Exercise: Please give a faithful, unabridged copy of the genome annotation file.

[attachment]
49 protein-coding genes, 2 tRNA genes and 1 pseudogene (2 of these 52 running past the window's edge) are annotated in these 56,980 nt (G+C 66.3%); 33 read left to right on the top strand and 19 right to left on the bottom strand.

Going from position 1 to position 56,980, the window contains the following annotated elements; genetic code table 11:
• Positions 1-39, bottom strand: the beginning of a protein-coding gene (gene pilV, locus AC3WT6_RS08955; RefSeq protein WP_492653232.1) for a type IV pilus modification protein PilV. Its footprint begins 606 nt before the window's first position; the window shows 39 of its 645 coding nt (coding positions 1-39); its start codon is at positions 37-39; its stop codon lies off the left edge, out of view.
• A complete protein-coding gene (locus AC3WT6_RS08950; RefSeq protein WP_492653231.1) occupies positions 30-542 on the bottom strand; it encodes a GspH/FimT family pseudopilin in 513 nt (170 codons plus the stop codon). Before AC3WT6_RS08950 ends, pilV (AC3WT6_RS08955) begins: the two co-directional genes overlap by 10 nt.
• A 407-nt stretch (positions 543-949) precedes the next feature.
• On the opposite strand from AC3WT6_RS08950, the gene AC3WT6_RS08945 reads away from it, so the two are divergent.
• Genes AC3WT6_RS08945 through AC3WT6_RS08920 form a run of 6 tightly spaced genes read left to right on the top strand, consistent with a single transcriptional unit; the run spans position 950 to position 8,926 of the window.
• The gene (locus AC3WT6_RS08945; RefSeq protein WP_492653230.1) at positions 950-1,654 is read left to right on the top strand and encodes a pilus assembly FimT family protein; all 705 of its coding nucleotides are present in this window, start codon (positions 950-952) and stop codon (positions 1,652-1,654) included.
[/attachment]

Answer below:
49 protein-coding genes, 2 tRNA genes and 1 pseudogene (2 of these 52 running past the window's edge) are annotated in these 56,980 nt (G+C 66.3%); 33 read left to right on the top strand and 19 right to left on the bottom strand.

Going from position 1 to position 56,980, the window contains the following annotated elements; genetic code table 11:
• Positions 1-39, bottom strand: the beginning of a protein-coding gene (gene pilV, locus AC3WT6_RS08955; RefSeq protein WP_492653232.1) for a type IV pilus modification protein PilV. Its footprint begins 606 nt before the window's first position; the window shows 39 of its 645 coding nt (coding positions 1-39); its start codon is at positions 37-39; its stop codon lies off the left edge, out of view.
• A complete protein-coding gene (locus AC3WT6_RS08950; RefSeq protein WP_492653231.1) occupies positions 30-542 on the bottom strand; it encodes a GspH/FimT family pseudopilin in 513 nt (170 codons plus the stop codon). Before AC3WT6_RS08950 ends, pilV (AC3WT6_RS08955) begins: the two co-directional genes overlap by 10 nt.
• A 407-nt stretch (positions 543-949) precedes the next feature.
• On the opposite strand from AC3WT6_RS08950, the gene AC3WT6_RS08945 reads away from it, so the two are divergent.
• Genes AC3WT6_RS08945 through AC3WT6_RS08920 form a run of 6 tightly spaced genes read left to right on the top strand, consistent with a single transcriptional unit; the run spans position 950 to position 8,926 of the window.
• The gene (locus AC3WT6_RS08945; RefSeq protein WP_492653230.1) at positions 950-1,654 is read left to right on the top strand and encodes a pilus assembly FimT family protein; all 705 of its coding nucleotides are present in this window, start codon (positions 950-952) and stop codon (positions 1,652-1,654) included.